Although I’m a card-carrying political scientist, I’ve never been entirely comfortable with the state of the discipline. Even so, I like to see my profession in the news. So I’ve been amused to find that political science has become the bone of contention in a spat between Ezra Klein and Thomas Frank. Klein argues that social science research has improved political journalism; Frank contends that it’s become an alibi for the status quo. Jonathan Chait and Freddy DeBoer weigh in on behalf of Klein and Frank, respectively. Klein’s followup is here.
The dispute is nominally about the relation between political science and the left. But it actually revolves around the right. Specifically, it’s about explaining Republicans’ electoral success since 1964, which both sides treat as a mystery on the order of Fermat’s last theorem. Basically, Frank attributes conservatives’ success to a decades-long campaign of “organizing and proselytizing and signing people up for yet another grievance-hyping mass movement.” Klein, on the other hand, argues that it’s mostly about the partisan realignment of the South, which has always been conservative, but used to vote for Democrats. Although Klein focuses on the House of Representatives, Chait makes a similar case about presidential elections.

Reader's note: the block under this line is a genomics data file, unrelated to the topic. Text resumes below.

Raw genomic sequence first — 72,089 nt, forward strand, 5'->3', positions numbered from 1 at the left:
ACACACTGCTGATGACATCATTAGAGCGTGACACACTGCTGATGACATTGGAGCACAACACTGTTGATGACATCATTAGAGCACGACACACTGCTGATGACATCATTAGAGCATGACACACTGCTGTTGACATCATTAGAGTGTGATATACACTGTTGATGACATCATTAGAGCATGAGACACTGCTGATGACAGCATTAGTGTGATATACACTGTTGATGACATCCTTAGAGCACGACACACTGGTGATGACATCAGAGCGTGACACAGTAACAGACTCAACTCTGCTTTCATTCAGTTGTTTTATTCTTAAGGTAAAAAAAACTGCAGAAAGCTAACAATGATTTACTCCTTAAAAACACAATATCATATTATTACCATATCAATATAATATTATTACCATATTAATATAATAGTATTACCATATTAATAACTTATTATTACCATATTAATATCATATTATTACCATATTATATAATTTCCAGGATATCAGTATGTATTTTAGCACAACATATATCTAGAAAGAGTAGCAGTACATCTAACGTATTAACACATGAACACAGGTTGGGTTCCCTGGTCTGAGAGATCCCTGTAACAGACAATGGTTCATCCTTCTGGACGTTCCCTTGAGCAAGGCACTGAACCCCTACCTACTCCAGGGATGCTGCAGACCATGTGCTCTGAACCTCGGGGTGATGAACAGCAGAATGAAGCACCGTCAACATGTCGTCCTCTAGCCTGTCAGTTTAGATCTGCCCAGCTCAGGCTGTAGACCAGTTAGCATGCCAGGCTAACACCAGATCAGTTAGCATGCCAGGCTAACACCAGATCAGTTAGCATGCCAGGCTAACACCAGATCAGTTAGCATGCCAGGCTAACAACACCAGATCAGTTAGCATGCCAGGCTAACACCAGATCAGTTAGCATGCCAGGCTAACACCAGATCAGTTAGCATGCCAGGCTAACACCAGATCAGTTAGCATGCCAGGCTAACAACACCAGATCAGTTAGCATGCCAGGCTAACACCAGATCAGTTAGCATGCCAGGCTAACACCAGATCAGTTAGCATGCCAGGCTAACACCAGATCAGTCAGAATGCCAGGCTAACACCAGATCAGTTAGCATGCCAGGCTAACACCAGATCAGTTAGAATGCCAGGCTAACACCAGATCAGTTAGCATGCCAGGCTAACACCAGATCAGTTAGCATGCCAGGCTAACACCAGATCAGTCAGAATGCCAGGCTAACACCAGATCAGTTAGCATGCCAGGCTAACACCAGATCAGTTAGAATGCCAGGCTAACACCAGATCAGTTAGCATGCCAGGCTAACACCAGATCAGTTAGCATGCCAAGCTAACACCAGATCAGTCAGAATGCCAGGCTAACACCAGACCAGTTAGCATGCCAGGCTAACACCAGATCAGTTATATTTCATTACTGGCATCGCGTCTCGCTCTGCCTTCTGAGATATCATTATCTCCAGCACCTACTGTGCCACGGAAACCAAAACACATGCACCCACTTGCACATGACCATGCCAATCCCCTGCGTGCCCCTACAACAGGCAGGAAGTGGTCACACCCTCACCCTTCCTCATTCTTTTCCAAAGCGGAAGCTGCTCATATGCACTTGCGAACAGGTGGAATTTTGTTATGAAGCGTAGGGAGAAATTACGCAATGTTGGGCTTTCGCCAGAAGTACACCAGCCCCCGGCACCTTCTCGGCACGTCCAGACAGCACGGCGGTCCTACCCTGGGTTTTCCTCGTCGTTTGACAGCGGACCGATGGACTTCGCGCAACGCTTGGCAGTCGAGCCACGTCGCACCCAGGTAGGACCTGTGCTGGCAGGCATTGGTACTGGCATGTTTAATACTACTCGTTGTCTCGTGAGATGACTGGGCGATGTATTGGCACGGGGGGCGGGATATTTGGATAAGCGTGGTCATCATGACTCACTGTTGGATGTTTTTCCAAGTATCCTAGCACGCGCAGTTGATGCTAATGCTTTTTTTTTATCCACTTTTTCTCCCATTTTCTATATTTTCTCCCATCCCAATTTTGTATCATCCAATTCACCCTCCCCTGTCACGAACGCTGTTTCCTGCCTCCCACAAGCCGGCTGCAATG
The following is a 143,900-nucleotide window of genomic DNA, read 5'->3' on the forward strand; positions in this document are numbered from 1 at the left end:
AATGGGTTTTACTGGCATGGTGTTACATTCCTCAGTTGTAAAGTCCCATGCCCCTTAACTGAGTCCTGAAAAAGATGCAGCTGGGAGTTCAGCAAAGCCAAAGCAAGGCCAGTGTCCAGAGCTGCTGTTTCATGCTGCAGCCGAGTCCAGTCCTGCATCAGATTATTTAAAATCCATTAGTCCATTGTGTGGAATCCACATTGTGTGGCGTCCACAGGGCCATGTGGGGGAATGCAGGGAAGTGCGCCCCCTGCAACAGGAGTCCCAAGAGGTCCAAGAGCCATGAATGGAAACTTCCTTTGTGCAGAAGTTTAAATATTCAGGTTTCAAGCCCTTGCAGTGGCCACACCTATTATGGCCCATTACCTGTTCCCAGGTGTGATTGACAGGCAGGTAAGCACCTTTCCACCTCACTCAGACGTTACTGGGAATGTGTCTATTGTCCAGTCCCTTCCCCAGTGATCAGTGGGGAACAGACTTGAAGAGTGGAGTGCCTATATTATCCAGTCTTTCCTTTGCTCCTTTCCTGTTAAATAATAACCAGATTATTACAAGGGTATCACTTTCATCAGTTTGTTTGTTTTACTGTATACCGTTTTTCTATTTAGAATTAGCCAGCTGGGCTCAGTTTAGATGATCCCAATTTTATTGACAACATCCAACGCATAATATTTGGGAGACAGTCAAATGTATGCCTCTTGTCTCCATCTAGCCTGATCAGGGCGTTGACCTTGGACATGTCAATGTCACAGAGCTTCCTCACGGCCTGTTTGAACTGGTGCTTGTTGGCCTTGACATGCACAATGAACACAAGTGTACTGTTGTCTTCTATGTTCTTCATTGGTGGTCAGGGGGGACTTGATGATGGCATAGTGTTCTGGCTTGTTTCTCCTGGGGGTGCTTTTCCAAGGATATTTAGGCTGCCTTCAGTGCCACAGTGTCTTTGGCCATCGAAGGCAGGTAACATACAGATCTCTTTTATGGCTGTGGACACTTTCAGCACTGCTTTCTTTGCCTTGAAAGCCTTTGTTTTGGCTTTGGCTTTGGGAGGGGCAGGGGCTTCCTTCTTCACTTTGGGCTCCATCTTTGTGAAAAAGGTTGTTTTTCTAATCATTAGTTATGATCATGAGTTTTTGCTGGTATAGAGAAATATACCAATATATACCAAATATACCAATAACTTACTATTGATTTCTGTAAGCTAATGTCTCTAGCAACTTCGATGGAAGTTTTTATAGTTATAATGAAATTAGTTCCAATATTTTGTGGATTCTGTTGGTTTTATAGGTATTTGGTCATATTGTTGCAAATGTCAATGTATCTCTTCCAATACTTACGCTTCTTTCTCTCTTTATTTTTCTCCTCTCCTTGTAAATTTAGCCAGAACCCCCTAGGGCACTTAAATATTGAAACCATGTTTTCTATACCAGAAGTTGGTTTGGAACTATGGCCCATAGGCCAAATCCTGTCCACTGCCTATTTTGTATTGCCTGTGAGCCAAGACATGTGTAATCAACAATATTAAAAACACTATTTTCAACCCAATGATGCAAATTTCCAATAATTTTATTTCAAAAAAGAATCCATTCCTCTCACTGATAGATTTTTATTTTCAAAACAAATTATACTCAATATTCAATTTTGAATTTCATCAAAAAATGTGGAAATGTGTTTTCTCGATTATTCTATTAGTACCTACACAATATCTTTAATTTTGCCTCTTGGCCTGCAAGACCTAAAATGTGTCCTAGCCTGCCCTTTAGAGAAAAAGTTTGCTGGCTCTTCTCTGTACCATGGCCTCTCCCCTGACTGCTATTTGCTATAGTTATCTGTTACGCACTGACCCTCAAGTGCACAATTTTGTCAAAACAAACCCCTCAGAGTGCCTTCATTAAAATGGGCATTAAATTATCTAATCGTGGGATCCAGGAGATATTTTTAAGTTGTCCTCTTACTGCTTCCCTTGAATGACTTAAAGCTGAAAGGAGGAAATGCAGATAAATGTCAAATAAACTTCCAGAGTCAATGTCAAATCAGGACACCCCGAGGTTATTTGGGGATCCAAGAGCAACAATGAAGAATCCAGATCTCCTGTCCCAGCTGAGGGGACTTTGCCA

The academic debate has strategic implications. If their relative strength is determined mostly by structural considerations, there’s not much Democrats can do to take control of Congress. On the other hand, Republicans will have a hard time winning the presidency with a coalition based in the inland South and Mountain West. Essentially, the parties will have reversed the positions they held in most of the period between between World War II and 1994, when Republicans owned the White House and Democrats dominated Capitol Hill.
Considered in this broader context, the progressive heyday of the mid-’60s was profoundly aberrant. A temporary constellation of factors—including America’s overwhelming economic advantage following the war, political participation by the youngest baby boomers, and the halo conferred on Johnson by his predecessor’s assassination—combined in a political moment that was without parallel before or since. Since the end of Reconstruction, the American norm has been regionally and institutionally divided, relatively conservative politics. The Republican ascendance since 1964 is in many ways a return to that norm, rather than a puzzling deviation from it.
Frank finds that conclusion too upsetting even to contemplate. Klein accepts it with weary resignation. But neither has any right to be as surprised as he seems to be. Rather than more training in statistics, progressives might benefit from a refresher course in history—which used to have a much more prominent place in the study of politics than it does today.